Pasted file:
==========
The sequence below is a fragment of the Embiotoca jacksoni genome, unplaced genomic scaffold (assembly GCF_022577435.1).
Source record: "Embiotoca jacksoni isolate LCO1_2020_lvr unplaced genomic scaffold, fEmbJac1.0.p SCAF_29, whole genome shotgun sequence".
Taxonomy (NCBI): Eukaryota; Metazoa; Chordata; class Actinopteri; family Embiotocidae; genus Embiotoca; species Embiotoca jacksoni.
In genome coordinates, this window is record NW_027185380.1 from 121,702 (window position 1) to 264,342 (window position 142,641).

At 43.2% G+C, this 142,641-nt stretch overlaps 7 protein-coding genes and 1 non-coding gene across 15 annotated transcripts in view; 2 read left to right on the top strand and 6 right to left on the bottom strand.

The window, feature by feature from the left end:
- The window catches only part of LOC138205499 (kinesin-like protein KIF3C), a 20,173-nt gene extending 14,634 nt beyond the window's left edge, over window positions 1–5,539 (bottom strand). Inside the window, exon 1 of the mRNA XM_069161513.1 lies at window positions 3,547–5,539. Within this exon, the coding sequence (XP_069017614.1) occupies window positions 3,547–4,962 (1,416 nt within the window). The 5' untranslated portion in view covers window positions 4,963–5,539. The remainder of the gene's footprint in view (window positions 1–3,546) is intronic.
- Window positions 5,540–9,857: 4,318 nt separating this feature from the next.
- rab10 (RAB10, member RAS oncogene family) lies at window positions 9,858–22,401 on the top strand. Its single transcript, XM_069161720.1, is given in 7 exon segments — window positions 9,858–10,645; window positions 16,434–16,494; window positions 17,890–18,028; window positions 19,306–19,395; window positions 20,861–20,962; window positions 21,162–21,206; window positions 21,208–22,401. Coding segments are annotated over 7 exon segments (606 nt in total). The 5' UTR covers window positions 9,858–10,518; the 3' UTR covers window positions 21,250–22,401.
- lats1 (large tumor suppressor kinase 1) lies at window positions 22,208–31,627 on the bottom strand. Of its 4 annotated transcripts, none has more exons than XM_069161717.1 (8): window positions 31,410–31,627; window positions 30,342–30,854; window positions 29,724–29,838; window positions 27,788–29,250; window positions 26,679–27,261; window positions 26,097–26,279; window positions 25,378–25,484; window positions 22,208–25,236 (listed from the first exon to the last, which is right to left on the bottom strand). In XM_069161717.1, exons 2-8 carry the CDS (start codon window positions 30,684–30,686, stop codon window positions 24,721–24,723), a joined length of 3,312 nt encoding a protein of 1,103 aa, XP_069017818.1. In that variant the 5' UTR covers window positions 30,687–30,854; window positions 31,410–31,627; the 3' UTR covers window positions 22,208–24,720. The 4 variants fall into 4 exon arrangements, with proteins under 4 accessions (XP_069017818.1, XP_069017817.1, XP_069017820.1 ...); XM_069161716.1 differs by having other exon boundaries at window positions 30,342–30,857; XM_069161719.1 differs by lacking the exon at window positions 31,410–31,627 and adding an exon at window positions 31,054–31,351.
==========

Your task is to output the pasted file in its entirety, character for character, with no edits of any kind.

The sequence below is a fragment of the Embiotoca jacksoni genome, unplaced genomic scaffold (assembly GCF_022577435.1).
Source record: "Embiotoca jacksoni isolate LCO1_2020_lvr unplaced genomic scaffold, fEmbJac1.0.p SCAF_29, whole genome shotgun sequence".
Taxonomy (NCBI): Eukaryota; Metazoa; Chordata; class Actinopteri; family Embiotocidae; genus Embiotoca; species Embiotoca jacksoni.
In genome coordinates, this window is record NW_027185380.1 from 121,702 (window position 1) to 264,342 (window position 142,641).

At 43.2% G+C, this 142,641-nt stretch overlaps 7 protein-coding genes and 1 non-coding gene across 15 annotated transcripts in view; 2 read left to right on the top strand and 6 right to left on the bottom strand.

The window, feature by feature from the left end:
- The window catches only part of LOC138205499 (kinesin-like protein KIF3C), a 20,173-nt gene extending 14,634 nt beyond the window's left edge, over window positions 1–5,539 (bottom strand). Inside the window, exon 1 of the mRNA XM_069161513.1 lies at window positions 3,547–5,539. Within this exon, the coding sequence (XP_069017614.1) occupies window positions 3,547–4,962 (1,416 nt within the window). The 5' untranslated portion in view covers window positions 4,963–5,539. The remainder of the gene's footprint in view (window positions 1–3,546) is intronic.
- Window positions 5,540–9,857: 4,318 nt separating this feature from the next.
- rab10 (RAB10, member RAS oncogene family) lies at window positions 9,858–22,401 on the top strand. Its single transcript, XM_069161720.1, is given in 7 exon segments — window positions 9,858–10,645; window positions 16,434–16,494; window positions 17,890–18,028; window positions 19,306–19,395; window positions 20,861–20,962; window positions 21,162–21,206; window positions 21,208–22,401. Coding segments are annotated over 7 exon segments (606 nt in total). The 5' UTR covers window positions 9,858–10,518; the 3' UTR covers window positions 21,250–22,401.
- lats1 (large tumor suppressor kinase 1) lies at window positions 22,208–31,627 on the bottom strand. Of its 4 annotated transcripts, none has more exons than XM_069161717.1 (8): window positions 31,410–31,627; window positions 30,342–30,854; window positions 29,724–29,838; window positions 27,788–29,250; window positions 26,679–27,261; window positions 26,097–26,279; window positions 25,378–25,484; window positions 22,208–25,236 (listed from the first exon to the last, which is right to left on the bottom strand). In XM_069161717.1, exons 2-8 carry the CDS (start codon window positions 30,684–30,686, stop codon window positions 24,721–24,723), a joined length of 3,312 nt encoding a protein of 1,103 aa, XP_069017818.1. In that variant the 5' UTR covers window positions 30,687–30,854; window positions 31,410–31,627; the 3' UTR covers window positions 22,208–24,720. The 4 variants fall into 4 exon arrangements, with proteins under 4 accessions (XP_069017818.1, XP_069017817.1, XP_069017820.1 ...); XM_069161716.1 differs by having other exon boundaries at window positions 30,342–30,857; XM_069161719.1 differs by lacking the exon at window positions 31,410–31,627 and adding an exon at window positions 31,054–31,351.